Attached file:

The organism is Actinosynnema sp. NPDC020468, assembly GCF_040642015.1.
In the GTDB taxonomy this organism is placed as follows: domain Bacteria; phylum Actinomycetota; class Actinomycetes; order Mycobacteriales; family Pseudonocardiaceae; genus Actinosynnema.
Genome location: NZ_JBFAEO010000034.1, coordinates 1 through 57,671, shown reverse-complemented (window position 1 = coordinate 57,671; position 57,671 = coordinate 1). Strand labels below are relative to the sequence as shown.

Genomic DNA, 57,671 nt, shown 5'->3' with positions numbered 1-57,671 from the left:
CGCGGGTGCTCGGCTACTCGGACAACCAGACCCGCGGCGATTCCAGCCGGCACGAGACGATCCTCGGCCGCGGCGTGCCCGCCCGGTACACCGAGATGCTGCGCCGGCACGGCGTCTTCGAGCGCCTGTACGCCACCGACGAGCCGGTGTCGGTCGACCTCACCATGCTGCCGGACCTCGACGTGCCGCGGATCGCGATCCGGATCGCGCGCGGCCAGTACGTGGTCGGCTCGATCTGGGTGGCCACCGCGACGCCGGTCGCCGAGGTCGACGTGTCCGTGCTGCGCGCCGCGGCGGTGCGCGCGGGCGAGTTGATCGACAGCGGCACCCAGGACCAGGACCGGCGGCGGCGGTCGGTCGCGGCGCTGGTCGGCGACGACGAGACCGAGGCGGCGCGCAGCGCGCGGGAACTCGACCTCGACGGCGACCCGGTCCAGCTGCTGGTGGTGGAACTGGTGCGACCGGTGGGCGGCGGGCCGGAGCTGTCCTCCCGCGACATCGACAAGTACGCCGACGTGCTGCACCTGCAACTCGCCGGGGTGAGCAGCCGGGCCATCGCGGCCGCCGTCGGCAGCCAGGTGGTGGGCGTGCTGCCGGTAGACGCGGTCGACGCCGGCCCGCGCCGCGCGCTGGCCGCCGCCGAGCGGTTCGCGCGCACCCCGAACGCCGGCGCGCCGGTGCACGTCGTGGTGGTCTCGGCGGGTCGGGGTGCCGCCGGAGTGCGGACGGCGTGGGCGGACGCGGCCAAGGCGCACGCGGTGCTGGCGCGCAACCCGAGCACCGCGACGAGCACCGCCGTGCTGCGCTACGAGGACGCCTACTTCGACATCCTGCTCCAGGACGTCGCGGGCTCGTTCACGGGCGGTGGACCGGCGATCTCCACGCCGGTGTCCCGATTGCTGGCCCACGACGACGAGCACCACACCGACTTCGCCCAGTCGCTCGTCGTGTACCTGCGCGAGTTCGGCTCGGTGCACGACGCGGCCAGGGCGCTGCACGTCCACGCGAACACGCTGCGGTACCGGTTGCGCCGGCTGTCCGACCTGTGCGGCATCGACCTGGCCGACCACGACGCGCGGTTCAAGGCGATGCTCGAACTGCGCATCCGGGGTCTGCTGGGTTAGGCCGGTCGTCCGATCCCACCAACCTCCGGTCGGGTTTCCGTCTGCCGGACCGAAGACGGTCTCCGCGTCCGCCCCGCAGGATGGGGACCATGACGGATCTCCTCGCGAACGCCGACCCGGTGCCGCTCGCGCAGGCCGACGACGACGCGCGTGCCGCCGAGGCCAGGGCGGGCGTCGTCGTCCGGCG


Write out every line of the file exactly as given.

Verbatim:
The organism is Actinosynnema sp. NPDC020468, assembly GCF_040642015.1.
In the GTDB taxonomy this organism is placed as follows: domain Bacteria; phylum Actinomycetota; class Actinomycetes; order Mycobacteriales; family Pseudonocardiaceae; genus Actinosynnema.
Genome location: NZ_JBFAEO010000034.1, coordinates 1 through 57,671, shown reverse-complemented (window position 1 = coordinate 57,671; position 57,671 = coordinate 1). Strand labels below are relative to the sequence as shown.

Genomic DNA, 57,671 nt, shown 5'->3' with positions numbered 1-57,671 from the left:
CGCGGGTGCTCGGCTACTCGGACAACCAGACCCGCGGCGATTCCAGCCGGCACGAGACGATCCTCGGCCGCGGCGTGCCCGCCCGGTACACCGAGATGCTGCGCCGGCACGGCGTCTTCGAGCGCCTGTACGCCACCGACGAGCCGGTGTCGGTCGACCTCACCATGCTGCCGGACCTCGACGTGCCGCGGATCGCGATCCGGATCGCGCGCGGCCAGTACGTGGTCGGCTCGATCTGGGTGGCCACCGCGACGCCGGTCGCCGAGGTCGACGTGTCCGTGCTGCGCGCCGCGGCGGTGCGCGCGGGCGAGTTGATCGACAGCGGCACCCAGGACCAGGACCGGCGGCGGCGGTCGGTCGCGGCGCTGGTCGGCGACGACGAGACCGAGGCGGCGCGCAGCGCGCGGGAACTCGACCTCGACGGCGACCCGGTCCAGCTGCTGGTGGTGGAACTGGTGCGACCGGTGGGCGGCGGGCCGGAGCTGTCCTCCCGCGACATCGACAAGTACGCCGACGTGCTGCACCTGCAACTCGCCGGGGTGAGCAGCCGGGCCATCGCGGCCGCCGTCGGCAGCCAGGTGGTGGGCGTGCTGCCGGTAGACGCGGTCGACGCCGGCCCGCGCCGCGCGCTGGCCGCCGCCGAGCGGTTCGCGCGCACCCCGAACGCCGGCGCGCCGGTGCACGTCGTGGTGGTCTCGGCGGGTCGGGGTGCCGCCGGAGTGCGGACGGCGTGGGCGGACGCGGCCAAGGCGCACGCGGTGCTGGCGCGCAACCCGAGCACCGCGACGAGCACCGCCGTGCTGCGCTACGAGGACGCCTACTTCGACATCCTGCTCCAGGACGTCGCGGGCTCGTTCACGGGCGGTGGACCGGCGATCTCCACGCCGGTGTCCCGATTGCTGGCCCACGACGACGAGCACCACACCGACTTCGCCCAGTCGCTCGTCGTGTACCTGCGCGAGTTCGGCTCGGTGCACGACGCGGCCAGGGCGCTGCACGTCCACGCGAACACGCTGCGGTACCGGTTGCGCCGGCTGTCCGACCTGTGCGGCATCGACCTGGCCGACCACGACGCGCGGTTCAAGGCGATGCTCGAACTGCGCATCCGGGGTCTGCTGGGTTAGGCCGGTCGTCCGATCCCACCAACCTCCGGTCGGGTTTCCGTCTGCCGGACCGAAGACGGTCTCCGCGTCCGCCCCGCAGGATGGGGACCATGACGGATCTCCTCGCGAACGCCGACCCGGTGCCGCTCGCGCAGGCCGACGACGACGCGCGTGCCGCCGAGGCCAGGGCGGGCGTCGTCGTCCGGCG